the making of the film and a historical overview of Prince's First
Avenue, the venue featured in the film. There's also a featurette on
Prince's impact on pop culture, a whole bunch of archived music
videos and a weird slice of Americana: MTV's premiere footage.
Under the Cherry Moon, is a
cute little black and white Cole Porter homage flick known more for
discovering Kristin Scott Thomas than for anything else. It also
features a nice anamorphic widescreen transfer and Dolby Digital 2.0
sound. Extras include the trailer and some more music videos.
Finally, Graffiti Bridge is a
sequel of sorts to Purple Rain,
but is more Broadway musical than film. It's not very good, but it
has a certain look to it that keeps it from being totally dismissed.
It also features a very good anamorphic widescreen as well as Dolby
Digital 2.0 sound, a trailer and music videos. All in all, these
three films prove to be quite dreamy and worth your money,
especially if you're a Prince fan.
Stephen Chow plays Sing/Brother No. 5, a shaolin monk who's
looking for a way to apply his special talents to a more modern
world. First he thinks he can incorporate song and dance and
entertain the world, but that proves to not work. Then, by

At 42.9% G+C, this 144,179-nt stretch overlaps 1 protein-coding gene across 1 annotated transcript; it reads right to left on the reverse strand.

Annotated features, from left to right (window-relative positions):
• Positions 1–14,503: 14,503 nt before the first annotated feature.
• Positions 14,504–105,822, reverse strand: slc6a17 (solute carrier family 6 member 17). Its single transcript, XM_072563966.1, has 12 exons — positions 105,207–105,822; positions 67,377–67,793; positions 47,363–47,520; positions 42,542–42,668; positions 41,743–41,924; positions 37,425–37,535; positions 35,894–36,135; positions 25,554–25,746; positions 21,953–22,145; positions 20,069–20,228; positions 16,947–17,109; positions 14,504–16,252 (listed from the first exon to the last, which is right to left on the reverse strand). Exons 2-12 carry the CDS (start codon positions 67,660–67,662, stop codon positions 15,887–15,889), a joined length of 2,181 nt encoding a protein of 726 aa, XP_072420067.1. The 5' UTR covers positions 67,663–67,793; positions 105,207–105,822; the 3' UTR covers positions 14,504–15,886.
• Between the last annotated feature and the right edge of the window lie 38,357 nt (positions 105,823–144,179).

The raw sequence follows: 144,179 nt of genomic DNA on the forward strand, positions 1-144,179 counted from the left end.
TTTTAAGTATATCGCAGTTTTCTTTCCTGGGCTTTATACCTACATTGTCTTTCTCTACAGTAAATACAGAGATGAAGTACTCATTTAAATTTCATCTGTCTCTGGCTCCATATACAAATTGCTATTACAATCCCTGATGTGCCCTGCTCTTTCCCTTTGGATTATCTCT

accident, he meets up with a fallen soccer star who dreams of
coaching a team. The two of them recruit the rest of Sing's
shaolin brothers to start a team and defeat the standing
champions: Team Evil. Can Sing, his new coach, his teammates and
his new Tai-Chi powered love interest (the dreamy Vicki Zhao
hiding behind bad skin and bald head at various points in the
film) save the day? You bet. Thankfully Miramax releases this
DVD with both the badly chopped American release and the
original Chinese version on one disc. Both look good, but the
preferred version for you should be the Chinese edit. It's more
fun. The anamorphic widescreen transfers look good and the sound
also kicks with Dolby Digital 5.1. There are no real extras, but
having the original Chinese version is a bonus in my book.
Zatoichi and the Fugitives
The last three of the Home Vision Zatoichi films have arrived at
last... and that makes Bill and I very happy boys. We'll be updating